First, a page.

How This 200-Year-Old New York City Tavern Has Survived Many Near-Death Experiences
When a rent hike threatened to shut its doors for good, the owner of this little-known gem got creative.
Queen Victoria’s crowning, Darwin’s Theory of Evolution, the Civil War … all of these things happened after Neir’s Tavern opened. The Woodhaven Queens institution (initially known as the oddly hipster-sounding “Blue Pump Room”) first pilfered pilsners to parched peeps in 1829.
Neir's' Honduran mahogany bar top, ancient chandelier, dusty gas lamps and uneven tin ceilings are tip-offs that this place is basically a booze history buff’s Shangri-La. First-time patrons can’t possibly fathom how this, one of the oldest continuously run pubs in New York City, once featured prominently in GoodFellas, has been so overlooked for so long.
And as of last week, thanks to building owners Ken and Henry Shi’s indefensible rent hike from $2000 a month to $5400, and the mind-melting fact that Neir’s does not have landmark status, this tavern/treasure was set to close on January 12th.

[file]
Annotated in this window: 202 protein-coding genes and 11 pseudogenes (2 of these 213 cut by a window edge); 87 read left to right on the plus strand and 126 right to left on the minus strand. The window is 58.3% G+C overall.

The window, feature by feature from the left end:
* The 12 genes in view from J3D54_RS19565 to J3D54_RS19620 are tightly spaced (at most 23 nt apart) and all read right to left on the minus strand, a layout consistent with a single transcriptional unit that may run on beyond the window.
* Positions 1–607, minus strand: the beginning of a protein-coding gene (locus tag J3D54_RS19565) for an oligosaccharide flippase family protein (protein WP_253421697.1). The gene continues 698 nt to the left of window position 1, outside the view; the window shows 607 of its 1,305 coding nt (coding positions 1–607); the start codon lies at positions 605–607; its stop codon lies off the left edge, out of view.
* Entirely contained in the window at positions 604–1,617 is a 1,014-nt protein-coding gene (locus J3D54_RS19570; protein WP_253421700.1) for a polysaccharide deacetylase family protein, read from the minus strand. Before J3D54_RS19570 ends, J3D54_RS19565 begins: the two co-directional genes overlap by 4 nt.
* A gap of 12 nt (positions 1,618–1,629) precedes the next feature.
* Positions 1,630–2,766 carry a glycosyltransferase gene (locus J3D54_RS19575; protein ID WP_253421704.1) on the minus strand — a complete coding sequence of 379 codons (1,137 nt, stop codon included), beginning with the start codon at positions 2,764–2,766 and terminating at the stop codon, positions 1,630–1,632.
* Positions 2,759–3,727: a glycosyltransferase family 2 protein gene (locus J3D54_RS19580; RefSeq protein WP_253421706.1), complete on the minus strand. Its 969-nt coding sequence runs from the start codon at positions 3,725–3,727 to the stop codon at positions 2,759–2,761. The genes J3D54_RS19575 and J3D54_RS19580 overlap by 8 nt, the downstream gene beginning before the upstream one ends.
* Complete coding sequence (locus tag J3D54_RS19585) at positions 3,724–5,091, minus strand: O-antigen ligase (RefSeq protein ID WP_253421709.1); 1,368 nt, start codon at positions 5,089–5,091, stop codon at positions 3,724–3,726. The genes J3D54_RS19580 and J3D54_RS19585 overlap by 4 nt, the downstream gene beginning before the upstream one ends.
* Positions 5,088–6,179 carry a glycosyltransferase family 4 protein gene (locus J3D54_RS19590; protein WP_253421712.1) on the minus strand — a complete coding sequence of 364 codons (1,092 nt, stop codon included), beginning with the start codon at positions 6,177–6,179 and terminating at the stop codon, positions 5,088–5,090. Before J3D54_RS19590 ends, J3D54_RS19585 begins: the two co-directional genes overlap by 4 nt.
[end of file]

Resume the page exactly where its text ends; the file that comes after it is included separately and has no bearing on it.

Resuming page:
“With each closing of a historic bar we are destroying a part of the fabric of our city,” legendary Ear Inn (est. 1817) owner Martin Sheridan told Entrepreneur. “Living history is so important to our daily lives.”
Faced with closing its doors forever, the pub’s proprietor, Loycent Gordon, got creative. He called in to WNYC’s The Brian Leher Show and pleaded his case to the program’s weekly guest, New York City Mayor Bill de Blasio.
“I was thinking about a lot of different ways to find a miracle,” sighed a visibly spent Gordon. “Local businesses don’t have a lot of leverage, but a mayor is supposed to be there for the citizens and I decided to utilize that.”
Less than two days later Hizzonor was nursing beers at Neir’s alongside a packed house of overjoyed regulars, and a very relieved/exhausted Gordon, while announcing a “handshake deal” with the sufficiently shamed Shi siblings, to keep this dive alive.
Credit: Bill Schulz